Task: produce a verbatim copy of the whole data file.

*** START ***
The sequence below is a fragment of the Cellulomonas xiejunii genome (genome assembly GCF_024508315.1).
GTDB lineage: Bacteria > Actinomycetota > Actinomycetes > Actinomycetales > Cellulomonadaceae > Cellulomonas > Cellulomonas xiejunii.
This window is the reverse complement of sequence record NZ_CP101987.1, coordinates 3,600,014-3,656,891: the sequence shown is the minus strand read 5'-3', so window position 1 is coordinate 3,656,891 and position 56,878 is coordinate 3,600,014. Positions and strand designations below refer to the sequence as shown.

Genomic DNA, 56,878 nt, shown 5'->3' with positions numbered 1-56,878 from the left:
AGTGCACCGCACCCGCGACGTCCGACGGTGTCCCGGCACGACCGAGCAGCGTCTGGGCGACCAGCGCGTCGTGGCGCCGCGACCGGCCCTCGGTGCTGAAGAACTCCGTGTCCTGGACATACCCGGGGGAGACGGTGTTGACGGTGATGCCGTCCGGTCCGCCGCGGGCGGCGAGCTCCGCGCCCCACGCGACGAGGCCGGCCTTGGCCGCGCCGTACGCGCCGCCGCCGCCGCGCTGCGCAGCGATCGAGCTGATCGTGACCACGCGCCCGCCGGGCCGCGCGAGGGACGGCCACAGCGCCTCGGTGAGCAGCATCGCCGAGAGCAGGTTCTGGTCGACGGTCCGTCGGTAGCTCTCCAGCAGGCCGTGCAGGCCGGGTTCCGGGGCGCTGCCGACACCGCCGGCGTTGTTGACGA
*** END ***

The sequence below is a fragment of the Cellulomonas xiejunii genome (genome assembly GCF_024508315.1).
GTDB lineage: Bacteria > Actinomycetota > Actinomycetes > Actinomycetales > Cellulomonadaceae > Cellulomonas > Cellulomonas xiejunii.
This window is the reverse complement of sequence record NZ_CP101987.1, coordinates 3,600,014-3,656,891: the sequence shown is the minus strand read 5'-3', so window position 1 is coordinate 3,656,891 and position 56,878 is coordinate 3,600,014. Positions and strand designations below refer to the sequence as shown.

Genomic DNA, 56,878 nt, shown 5'->3' with positions numbered 1-56,878 from the left:
AGTGCACCGCACCCGCGACGTCCGACGGTGTCCCGGCACGACCGAGCAGCGTCTGGGCGACCAGCGCGTCGTGGCGCCGCGACCGGCCCTCGGTGCTGAAGAACTCCGTGTCCTGGACATACCCGGGGGAGACGGTGTTGACGGTGATGCCGTCCGGTCCGCCGCGGGCGGCGAGCTCCGCGCCCCACGCGACGAGGCCGGCCTTGGCCGCGCCGTACGCGCCGCCGCCGCCGCGCTGCGCAGCGATCGAGCTGATCGTGACCACGCGCCCGCCGGGCCGCGCGAGGGACGGCCACAGCGCCTCGGTGAGCAGCATCGCCGAGAGCAGGTTCTGGTCGACGGTCCGTCGGTAGCTCTCCAGCAGGCCGTGCAGGCCGGGTTCCGGGGCGCTGCCGACACCGCCGGCGTTGTTGACGA